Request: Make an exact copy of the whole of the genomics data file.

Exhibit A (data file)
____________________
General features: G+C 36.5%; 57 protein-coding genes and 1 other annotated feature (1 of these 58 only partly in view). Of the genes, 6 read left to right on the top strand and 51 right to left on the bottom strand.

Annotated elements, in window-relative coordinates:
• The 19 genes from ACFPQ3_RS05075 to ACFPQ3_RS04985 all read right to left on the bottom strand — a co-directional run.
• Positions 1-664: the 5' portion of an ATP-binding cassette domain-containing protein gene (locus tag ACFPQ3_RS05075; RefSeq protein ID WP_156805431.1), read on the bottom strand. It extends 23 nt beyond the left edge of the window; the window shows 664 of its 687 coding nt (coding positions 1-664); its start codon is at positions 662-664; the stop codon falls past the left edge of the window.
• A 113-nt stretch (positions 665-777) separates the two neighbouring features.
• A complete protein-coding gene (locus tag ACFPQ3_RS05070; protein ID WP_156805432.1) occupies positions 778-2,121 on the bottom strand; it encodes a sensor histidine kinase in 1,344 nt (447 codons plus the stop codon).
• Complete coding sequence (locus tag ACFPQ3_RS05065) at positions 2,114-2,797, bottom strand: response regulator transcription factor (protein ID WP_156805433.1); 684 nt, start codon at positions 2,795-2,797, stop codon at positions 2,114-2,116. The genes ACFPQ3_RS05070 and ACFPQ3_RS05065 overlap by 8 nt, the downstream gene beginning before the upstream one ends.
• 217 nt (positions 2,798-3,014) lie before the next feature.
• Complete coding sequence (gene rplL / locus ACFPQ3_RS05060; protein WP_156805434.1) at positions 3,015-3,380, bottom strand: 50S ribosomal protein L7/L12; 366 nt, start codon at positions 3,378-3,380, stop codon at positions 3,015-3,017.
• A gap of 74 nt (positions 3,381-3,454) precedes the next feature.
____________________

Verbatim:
General features: G+C 36.5%; 57 protein-coding genes and 1 other annotated feature (1 of these 58 only partly in view). Of the genes, 6 read left to right on the top strand and 51 right to left on the bottom strand.

Annotated elements, in window-relative coordinates:
• The 19 genes from ACFPQ3_RS05075 to ACFPQ3_RS04985 all read right to left on the bottom strand — a co-directional run.
• Positions 1-664: the 5' portion of an ATP-binding cassette domain-containing protein gene (locus tag ACFPQ3_RS05075; RefSeq protein ID WP_156805431.1), read on the bottom strand. It extends 23 nt beyond the left edge of the window; the window shows 664 of its 687 coding nt (coding positions 1-664); its start codon is at positions 662-664; the stop codon falls past the left edge of the window.
• A 113-nt stretch (positions 665-777) separates the two neighbouring features.
• A complete protein-coding gene (locus tag ACFPQ3_RS05070; protein ID WP_156805432.1) occupies positions 778-2,121 on the bottom strand; it encodes a sensor histidine kinase in 1,344 nt (447 codons plus the stop codon).
• Complete coding sequence (locus tag ACFPQ3_RS05065) at positions 2,114-2,797, bottom strand: response regulator transcription factor (protein ID WP_156805433.1); 684 nt, start codon at positions 2,795-2,797, stop codon at positions 2,114-2,116. The genes ACFPQ3_RS05070 and ACFPQ3_RS05065 overlap by 8 nt, the downstream gene beginning before the upstream one ends.
• 217 nt (positions 2,798-3,014) lie before the next feature.
• Complete coding sequence (gene rplL / locus ACFPQ3_RS05060; protein WP_156805434.1) at positions 3,015-3,380, bottom strand: 50S ribosomal protein L7/L12; 366 nt, start codon at positions 3,378-3,380, stop codon at positions 3,015-3,017.
• A gap of 74 nt (positions 3,381-3,454) precedes the next feature.